A reprise of the saga to map and sequence the human genome by the savvy founding editor of Nature Genetics.
Davies spotlights the role of J. Craig Venter, whose private firm Celera was both goad and thorn in the flesh to the federal Human Genome Project, headed by Francis Collins. HGP was a collaborative enterprise involving major labs in the US, UK, and other leading countries, with agreed-upon rules against patenting human genes and requiring the release of all sequence data to the public. Celera, billed as an information corporation, agreed to release data quarterly and seek patents on only a few hundred “novel gene systems.” The bone of contention between Venter and Collins lay in their radically different approaches to gene sequencing. The HGP program aimed to map the genome first, and only afterwards to clone and sequence it. Venter’s approach was “shotgun”—blast the whole DNA molecule into myriad fragments and use high-powered sequencing machines to read off the bases, then reassemble the bits and pieces using a sophisticated computer program. This approach, added to Venter’s earlier disputed techniques while still an NIH scientist, outraged the old guard and their disciples—but they were proved wrong when Venter completed the sequencing of the genome of a disease bacterium and a fruit fly. The author chronicles the rage and fear that colored the contenders in what clearly became a race, egged on by the media. In the end, it was the intervention of more than one behind-the-scenes senior scientist and public official that led to a “tie” in the race: a joint announcement this year at the White House that the feds and private enterprise had together forged a working draft of the human genome.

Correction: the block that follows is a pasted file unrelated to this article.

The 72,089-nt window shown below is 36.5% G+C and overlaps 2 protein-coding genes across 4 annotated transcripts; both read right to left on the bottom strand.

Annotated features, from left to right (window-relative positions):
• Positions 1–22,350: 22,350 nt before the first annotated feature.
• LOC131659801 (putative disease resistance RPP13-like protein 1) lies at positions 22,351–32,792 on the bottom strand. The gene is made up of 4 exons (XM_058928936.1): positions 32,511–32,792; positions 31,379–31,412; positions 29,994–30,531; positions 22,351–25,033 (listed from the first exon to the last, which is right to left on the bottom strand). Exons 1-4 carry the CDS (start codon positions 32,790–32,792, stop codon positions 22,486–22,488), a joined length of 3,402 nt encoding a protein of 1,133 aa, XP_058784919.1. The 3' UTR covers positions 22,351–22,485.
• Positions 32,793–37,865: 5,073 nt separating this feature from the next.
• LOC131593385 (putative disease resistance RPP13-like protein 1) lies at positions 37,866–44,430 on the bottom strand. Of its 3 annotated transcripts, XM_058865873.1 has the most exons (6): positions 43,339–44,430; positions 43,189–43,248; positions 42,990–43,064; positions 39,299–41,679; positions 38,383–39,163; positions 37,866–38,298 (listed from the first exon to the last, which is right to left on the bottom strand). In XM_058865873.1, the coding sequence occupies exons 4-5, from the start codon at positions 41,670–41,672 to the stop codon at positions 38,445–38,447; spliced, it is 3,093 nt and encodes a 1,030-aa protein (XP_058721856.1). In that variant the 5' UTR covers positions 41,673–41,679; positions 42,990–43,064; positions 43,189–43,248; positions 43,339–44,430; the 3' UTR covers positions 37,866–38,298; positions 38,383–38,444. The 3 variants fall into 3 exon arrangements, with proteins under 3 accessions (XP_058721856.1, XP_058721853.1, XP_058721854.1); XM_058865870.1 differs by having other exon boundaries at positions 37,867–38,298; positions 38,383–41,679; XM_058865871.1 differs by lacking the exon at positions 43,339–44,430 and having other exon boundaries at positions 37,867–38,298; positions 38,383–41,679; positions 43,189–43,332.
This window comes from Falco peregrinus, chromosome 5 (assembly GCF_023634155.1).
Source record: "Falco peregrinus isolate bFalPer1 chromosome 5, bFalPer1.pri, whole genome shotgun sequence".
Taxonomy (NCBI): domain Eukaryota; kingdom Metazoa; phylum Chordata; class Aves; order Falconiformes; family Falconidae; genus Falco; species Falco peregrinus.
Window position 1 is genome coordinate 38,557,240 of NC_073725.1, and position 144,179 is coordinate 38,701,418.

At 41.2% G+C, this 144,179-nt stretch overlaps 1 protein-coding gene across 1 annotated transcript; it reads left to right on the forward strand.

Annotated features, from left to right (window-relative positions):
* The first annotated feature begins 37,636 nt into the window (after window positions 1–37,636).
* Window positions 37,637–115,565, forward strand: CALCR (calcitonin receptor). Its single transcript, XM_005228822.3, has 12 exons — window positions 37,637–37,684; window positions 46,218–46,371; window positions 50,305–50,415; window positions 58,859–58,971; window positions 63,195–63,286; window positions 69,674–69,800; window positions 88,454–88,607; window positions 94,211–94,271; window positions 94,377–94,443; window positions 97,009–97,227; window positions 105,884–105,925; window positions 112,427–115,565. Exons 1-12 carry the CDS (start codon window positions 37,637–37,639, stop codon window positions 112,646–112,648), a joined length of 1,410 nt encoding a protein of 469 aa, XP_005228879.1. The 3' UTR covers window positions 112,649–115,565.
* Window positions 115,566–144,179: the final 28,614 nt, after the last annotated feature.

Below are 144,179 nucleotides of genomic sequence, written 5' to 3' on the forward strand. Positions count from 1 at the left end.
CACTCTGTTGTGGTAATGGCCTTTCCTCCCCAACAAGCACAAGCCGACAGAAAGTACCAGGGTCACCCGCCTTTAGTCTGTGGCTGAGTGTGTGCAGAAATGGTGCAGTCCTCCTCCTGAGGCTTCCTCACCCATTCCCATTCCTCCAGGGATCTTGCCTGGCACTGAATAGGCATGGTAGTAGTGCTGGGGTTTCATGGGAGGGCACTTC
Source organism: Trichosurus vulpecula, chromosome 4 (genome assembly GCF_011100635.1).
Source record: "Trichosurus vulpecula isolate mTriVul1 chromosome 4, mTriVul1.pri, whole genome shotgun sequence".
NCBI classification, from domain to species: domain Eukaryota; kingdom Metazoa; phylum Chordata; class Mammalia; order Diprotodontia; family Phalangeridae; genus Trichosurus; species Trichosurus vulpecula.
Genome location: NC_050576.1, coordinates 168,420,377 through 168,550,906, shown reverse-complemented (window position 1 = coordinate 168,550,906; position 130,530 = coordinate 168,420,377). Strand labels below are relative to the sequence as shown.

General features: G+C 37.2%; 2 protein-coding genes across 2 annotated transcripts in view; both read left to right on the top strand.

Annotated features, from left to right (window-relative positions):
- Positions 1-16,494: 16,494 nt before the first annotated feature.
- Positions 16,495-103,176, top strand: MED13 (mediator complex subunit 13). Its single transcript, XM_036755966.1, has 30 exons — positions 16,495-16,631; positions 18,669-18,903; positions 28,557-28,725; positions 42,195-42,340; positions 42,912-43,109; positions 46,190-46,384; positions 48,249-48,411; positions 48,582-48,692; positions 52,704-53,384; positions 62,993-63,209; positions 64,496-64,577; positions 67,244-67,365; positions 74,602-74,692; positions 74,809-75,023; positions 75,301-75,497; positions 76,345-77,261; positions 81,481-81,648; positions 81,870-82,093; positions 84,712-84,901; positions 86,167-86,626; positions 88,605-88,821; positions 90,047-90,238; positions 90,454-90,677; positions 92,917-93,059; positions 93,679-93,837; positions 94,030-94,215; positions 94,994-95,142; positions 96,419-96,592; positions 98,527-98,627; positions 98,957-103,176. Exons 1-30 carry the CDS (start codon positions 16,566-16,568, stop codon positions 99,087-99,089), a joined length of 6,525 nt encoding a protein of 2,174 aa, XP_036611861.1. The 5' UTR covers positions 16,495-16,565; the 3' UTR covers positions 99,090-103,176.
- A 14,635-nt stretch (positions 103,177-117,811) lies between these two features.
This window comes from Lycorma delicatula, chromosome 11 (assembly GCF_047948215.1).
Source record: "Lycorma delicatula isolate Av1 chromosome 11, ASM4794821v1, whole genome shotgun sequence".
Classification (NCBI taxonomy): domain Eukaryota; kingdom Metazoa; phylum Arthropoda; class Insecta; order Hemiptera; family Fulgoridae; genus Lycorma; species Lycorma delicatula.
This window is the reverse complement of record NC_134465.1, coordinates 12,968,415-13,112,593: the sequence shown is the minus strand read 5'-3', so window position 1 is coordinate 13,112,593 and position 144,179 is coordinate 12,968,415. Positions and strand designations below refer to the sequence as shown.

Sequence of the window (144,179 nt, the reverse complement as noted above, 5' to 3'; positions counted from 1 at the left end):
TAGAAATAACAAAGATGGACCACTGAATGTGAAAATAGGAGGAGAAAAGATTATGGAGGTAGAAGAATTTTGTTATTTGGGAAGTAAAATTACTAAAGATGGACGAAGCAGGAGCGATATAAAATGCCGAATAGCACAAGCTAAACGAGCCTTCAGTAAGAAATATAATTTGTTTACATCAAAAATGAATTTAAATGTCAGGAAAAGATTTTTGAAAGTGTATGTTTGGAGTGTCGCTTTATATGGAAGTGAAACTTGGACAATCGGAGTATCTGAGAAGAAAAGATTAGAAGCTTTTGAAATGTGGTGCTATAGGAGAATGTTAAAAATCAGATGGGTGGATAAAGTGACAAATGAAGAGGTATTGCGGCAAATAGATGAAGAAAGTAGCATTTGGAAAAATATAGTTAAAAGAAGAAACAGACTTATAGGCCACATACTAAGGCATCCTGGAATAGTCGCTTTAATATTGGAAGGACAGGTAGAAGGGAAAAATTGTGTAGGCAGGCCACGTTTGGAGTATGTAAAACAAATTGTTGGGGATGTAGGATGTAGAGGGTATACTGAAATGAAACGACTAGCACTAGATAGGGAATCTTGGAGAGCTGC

Davies skims over the how-to details but does discuss the future implications of “genomics” for medicine, anthropology, ethics, and evolution. His forte, however, lies in his admirable narration of how science and scientists work in the real world—and what a debt is owed to technology.